“Whether or not God has kissed your brow, you still have to work. Without learning and preparation, you won’t know how to harness the power of that kiss.”

Twyla Tharp

Sunday, January 13, 2013

Dressing Melibea

A friend has asked me to help with the costumes for her theatre company, TKapow.  They are putting on The Illusion by Tony Kushner and I am working on one of Melibea's costumes.  Honestly, I agreed to do it because I had no experience making costumes beyond a giant felt pumpkin thirty years ago and the occasional princess.  And, of course, I like and admire Carey so I felt I could take something away from this adventure.  The pattern is Simplicity 3782, which may be out of print, but seems to be readily available on the internet and it has two versions of an Elizabethan costume.  For those of you who are true costumers, we are taking some liberties as this is community theatre.  

 One of my first challenges was boning.  Between the three bodice pieces there are sixteen channels of boning!  I had never put boning in before so a good deal of yesterday was spent reading up on it, especially how get it to lay flat!  I know now that there are many kinds and that steel is probably the choice of most professionals, but I only had featherweight available to me and decided that since this was, in fact, a costume, I would make do.  I struggled initially with tracing off the sixteen channels which were sewn into the lining and interfacing which had been basted together (I did not use fusible, of course, but rather a nice piece for sew-in from Pam at Off The Cuff).  I really didn't want to do tailor tacks for these sixteen channels so I put my light box to work and laid the pattern down first on the box with the lining/interfacing on top of it and was able to trace off the channels easily with an iron away marking pen.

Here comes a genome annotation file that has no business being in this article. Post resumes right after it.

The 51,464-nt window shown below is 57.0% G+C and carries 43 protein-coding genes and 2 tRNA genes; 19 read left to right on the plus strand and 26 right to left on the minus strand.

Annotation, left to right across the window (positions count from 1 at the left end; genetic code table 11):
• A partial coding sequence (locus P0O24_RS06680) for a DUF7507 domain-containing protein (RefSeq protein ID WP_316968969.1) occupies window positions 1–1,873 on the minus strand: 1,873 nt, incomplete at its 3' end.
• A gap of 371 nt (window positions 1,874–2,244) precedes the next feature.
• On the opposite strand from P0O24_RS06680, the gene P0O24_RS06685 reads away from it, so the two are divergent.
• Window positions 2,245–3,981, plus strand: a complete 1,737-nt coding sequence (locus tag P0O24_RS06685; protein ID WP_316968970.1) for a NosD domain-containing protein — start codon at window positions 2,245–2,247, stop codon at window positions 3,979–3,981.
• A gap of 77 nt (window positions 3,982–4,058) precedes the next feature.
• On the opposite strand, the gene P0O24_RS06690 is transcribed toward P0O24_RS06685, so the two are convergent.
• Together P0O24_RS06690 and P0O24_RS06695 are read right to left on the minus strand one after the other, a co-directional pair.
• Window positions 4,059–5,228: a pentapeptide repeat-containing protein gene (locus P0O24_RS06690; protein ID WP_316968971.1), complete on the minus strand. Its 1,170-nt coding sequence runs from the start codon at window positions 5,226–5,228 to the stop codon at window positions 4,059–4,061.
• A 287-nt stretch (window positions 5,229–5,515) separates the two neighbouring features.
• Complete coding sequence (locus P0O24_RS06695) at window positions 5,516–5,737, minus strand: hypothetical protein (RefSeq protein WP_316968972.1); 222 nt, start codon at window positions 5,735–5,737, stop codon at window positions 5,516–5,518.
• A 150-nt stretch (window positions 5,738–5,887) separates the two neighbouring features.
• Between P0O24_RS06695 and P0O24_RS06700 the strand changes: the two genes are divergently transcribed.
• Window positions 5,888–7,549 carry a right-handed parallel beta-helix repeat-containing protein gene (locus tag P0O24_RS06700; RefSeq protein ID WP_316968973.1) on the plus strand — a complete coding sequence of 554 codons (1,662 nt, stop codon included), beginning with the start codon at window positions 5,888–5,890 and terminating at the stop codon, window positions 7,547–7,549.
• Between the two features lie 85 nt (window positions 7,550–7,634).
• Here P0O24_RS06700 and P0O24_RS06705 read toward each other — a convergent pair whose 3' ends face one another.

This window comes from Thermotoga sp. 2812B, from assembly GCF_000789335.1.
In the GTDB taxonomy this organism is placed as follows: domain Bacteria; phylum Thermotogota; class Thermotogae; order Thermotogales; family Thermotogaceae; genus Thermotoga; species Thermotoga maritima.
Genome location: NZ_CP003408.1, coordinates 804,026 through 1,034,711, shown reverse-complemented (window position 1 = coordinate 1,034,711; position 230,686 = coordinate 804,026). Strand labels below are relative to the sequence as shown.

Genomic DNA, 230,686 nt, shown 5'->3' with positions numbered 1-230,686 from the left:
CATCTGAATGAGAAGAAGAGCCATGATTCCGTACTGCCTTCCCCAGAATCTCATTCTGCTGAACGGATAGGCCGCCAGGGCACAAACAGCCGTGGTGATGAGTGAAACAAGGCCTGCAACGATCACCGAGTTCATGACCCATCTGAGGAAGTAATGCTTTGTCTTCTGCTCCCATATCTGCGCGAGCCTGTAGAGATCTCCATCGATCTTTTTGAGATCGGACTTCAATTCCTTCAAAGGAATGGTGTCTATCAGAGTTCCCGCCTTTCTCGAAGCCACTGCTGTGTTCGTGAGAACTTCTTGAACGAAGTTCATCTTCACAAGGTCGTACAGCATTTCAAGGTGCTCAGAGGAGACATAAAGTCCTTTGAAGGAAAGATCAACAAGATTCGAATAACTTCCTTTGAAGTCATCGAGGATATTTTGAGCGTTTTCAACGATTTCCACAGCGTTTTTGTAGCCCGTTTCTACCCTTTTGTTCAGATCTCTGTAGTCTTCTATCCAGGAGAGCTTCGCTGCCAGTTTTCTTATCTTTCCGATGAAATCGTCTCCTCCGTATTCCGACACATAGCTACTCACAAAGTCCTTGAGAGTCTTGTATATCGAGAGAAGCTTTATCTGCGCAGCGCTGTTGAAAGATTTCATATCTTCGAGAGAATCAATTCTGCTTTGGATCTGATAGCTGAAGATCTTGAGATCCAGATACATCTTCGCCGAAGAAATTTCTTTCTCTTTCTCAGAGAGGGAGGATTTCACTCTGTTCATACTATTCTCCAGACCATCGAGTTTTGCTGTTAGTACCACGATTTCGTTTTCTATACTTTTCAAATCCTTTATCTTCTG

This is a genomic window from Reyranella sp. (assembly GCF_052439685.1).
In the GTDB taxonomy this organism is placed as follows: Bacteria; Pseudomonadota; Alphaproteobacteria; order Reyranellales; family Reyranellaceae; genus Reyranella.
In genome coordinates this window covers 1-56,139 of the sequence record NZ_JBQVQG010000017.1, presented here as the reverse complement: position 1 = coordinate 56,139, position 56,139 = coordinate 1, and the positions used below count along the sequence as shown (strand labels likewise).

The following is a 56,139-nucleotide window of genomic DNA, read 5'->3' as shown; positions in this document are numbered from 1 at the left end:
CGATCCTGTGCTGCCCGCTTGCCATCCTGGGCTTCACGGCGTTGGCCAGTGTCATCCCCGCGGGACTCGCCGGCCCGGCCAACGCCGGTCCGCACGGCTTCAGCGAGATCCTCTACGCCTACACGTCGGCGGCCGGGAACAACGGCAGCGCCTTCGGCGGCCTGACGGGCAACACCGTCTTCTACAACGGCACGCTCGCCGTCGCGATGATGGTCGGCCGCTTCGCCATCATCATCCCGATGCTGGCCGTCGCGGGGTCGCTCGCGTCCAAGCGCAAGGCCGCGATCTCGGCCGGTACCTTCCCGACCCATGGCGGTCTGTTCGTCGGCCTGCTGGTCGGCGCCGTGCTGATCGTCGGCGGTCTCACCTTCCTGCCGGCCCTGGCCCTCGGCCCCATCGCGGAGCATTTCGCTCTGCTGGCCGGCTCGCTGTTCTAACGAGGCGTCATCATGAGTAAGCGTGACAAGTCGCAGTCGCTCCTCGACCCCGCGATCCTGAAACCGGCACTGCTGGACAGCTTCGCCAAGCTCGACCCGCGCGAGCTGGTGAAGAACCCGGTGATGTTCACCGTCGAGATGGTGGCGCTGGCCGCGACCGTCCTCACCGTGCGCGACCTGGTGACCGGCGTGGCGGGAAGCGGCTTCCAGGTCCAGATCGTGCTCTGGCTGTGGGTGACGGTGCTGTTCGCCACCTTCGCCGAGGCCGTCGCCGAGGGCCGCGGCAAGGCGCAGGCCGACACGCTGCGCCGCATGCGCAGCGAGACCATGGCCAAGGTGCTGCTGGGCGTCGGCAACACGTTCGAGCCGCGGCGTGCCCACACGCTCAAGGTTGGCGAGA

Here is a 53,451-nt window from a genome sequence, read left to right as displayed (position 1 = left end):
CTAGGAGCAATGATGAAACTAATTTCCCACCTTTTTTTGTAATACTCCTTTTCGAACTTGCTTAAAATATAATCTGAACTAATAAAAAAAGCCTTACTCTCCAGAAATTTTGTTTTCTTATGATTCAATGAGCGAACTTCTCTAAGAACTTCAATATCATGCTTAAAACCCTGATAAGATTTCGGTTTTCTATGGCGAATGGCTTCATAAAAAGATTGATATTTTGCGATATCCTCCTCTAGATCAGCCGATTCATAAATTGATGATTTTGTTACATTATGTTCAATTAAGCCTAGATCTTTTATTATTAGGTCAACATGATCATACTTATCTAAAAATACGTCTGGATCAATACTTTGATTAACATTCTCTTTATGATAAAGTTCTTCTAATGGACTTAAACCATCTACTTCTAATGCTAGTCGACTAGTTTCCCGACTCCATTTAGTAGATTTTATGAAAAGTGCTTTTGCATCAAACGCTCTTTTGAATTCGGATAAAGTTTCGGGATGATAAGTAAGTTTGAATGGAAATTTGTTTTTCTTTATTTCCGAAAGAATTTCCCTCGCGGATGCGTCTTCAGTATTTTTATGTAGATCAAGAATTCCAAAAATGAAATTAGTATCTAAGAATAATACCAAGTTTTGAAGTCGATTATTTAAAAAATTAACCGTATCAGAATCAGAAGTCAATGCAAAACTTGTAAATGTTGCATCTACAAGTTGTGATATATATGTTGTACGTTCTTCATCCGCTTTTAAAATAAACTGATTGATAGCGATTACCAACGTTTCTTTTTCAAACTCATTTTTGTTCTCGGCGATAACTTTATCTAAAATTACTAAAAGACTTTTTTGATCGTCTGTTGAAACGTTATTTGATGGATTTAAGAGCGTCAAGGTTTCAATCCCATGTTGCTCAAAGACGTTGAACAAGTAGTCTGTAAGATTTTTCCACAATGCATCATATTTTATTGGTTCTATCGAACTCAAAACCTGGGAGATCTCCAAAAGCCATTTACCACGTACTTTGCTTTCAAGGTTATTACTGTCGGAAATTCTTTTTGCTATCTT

I then stitched the channels and inserted the boning which had been ironed flat.  I had to remove the casing for the boning first in order to fit it into the channels.

Voila!


The costume consists of an underskirt and an over dress which opens to expose the skirt.  Between both pieces there are about 12 yards of cloth.  Only the front panel of the underskirt is done in good fabric in order to cut down on cost.  The remainder is done with a simple cotton as it will not show.  This is attached to a grograin ribbon which snaps in the back.

 The sleeves come in two parts -- upper and lower -- which are seamed with contrasting piping inserted between them and a ruffle at the end.


 More to come as I'd like to wrap this up in the next day or two.

Slan

3 comments:

  1. This is spectacular! Can't wait to see the finished costume.

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  2. Your costume is looking fabulous.

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  3. This is looking utterly amazing!

    ReplyDelete